long with Nevada and Florida, California has now explicitly legalized driverless cars. While there is no law saying that a car has to have a driver, there were also no laws saying that a car could be on the road without one.
These states are the first to change that, which makes Google’s driverless cars not only technically legal, but protected by law.
We’ve talked about driverless cars before, so be sure to read up on it to get some history and context on the topic. (One interesting tidbit is that it’s a very recent innovation: This all arguably started with a DARPA contest called the Grand Challenge in 2004. In fact, Google hired the winners.)
It’s great that these three states now have driverless cars. But what about Oregon? When do we get to have them?
First, let’s take a look at what these three states have in common: Nevada, Florida and California are all closer to the southern half of America, meaning they’re much warmer. And except for some parts of Florida, they’re usually sunny. That basically takes weather out of the equation, making it easy for lawmakers to OK a car with nobody behind the wheel.
A lot of Oregon is like that, too. It’s often pretty sunny in the south part of the valley, and eastern Oregon is extremely sunny and dry!
But a lot of us Oregonians see a ton of rain (kind of dangerous) and, in the winter, sometimes even snow (dangerous) or ice (even more dangerous). All you have to do is search YouTube to see how hilariously bad even human drivers are in the ice. Imagine how difficult it would be to program a car to drive safely, even with studded tires or chains.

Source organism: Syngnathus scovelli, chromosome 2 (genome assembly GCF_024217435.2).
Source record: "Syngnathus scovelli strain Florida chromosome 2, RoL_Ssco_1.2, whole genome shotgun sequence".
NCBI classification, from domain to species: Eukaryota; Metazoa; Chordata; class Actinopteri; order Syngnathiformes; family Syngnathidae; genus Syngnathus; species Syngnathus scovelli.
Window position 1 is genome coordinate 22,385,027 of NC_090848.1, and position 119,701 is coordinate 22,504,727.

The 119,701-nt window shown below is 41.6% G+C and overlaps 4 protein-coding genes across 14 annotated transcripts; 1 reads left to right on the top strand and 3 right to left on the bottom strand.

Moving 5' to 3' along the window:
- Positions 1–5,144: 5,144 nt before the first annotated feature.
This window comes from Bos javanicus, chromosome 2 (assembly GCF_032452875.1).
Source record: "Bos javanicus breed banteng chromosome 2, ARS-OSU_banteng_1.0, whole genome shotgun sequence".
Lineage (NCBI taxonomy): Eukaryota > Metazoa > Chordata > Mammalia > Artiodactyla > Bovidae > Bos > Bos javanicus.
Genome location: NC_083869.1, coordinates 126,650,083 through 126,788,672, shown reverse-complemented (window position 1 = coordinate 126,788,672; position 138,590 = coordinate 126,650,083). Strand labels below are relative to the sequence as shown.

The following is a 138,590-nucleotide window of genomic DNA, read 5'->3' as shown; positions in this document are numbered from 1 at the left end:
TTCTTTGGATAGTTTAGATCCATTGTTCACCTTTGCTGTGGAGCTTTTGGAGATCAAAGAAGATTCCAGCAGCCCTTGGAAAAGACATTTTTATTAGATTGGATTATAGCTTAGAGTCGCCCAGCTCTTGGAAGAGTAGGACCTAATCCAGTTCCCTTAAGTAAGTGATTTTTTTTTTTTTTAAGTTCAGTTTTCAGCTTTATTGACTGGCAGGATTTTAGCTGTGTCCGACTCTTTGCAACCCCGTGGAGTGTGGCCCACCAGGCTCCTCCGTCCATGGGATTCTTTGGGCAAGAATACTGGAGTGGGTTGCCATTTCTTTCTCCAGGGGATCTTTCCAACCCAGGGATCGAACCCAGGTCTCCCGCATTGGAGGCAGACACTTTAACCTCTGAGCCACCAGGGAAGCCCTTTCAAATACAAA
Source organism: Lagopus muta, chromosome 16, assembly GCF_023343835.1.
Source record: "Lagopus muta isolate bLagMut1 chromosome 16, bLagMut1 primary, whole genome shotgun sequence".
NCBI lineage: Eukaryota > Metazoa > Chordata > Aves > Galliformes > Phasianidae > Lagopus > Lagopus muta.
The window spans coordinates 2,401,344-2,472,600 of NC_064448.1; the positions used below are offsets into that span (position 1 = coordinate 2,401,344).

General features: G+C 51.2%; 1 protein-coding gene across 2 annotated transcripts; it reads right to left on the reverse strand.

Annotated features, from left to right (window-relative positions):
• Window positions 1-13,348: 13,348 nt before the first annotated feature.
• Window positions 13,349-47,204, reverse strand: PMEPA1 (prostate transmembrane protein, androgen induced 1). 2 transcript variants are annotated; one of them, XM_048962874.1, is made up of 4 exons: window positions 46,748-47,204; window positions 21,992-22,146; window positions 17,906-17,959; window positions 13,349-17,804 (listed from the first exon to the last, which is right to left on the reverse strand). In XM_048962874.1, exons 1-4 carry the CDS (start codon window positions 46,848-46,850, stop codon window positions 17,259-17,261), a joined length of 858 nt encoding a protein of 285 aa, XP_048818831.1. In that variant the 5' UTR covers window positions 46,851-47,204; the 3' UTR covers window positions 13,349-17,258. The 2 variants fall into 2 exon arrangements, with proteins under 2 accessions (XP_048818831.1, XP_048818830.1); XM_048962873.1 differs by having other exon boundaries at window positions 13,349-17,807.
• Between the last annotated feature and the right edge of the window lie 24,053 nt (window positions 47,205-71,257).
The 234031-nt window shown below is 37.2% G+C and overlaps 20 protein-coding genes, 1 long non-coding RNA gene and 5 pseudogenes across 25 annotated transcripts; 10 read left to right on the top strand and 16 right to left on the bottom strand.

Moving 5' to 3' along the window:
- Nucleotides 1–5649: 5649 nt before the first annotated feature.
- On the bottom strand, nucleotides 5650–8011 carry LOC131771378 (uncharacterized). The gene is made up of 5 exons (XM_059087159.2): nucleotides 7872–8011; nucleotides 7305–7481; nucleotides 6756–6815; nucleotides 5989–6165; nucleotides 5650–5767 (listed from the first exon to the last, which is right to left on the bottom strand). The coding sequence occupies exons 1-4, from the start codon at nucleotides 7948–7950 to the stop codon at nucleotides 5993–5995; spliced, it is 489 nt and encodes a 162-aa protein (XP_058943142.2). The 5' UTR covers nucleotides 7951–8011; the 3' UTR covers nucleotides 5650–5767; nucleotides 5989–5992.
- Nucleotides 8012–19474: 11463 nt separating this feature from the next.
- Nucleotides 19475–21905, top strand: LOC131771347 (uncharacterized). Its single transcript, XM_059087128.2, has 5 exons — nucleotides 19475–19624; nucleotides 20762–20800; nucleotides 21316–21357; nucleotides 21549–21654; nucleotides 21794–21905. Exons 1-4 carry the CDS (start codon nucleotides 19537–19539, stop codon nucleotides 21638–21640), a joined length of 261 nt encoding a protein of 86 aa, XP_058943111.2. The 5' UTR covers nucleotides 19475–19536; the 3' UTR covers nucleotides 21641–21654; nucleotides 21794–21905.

More importantly, imagine how hard it would be to convince a lawmaker that you programmed a car to drive safely in the ice, then the lawmaker probably can’t even do it.
But weather aside, it’s likely that we could get driverless cars soon. Oregon is known for technical innovation (sometimes called “Silicon Forest,” like California is “Silicon Valley”), (especially compared to Nevada, Florida and California) courteous drivers, and progressive lawmakers.
Combined with these things, the weather and unique combination of hilly coastal roads, winding valley roads, and safe eastern-Oregon roads would be a great proving ground for Google to show just how capable their cars are. Let’s see what Google decides!
- Read it straight from Google’s blog: “What we’re driving at,” where a software engineer at Google describes just how they get the driverless cars to work.
- Google’s driverless cars video, with footage from a real driverless car.
- New York Times Article: “With a Push From Google, California Legalizes Driverless Cars.”
- Bloomberg News Post: “Google’s Driverless Cars Permitted by New California Law.”
- Read about the Google Driverless Cars’ first wreck, which Google claims took place when the human was driving.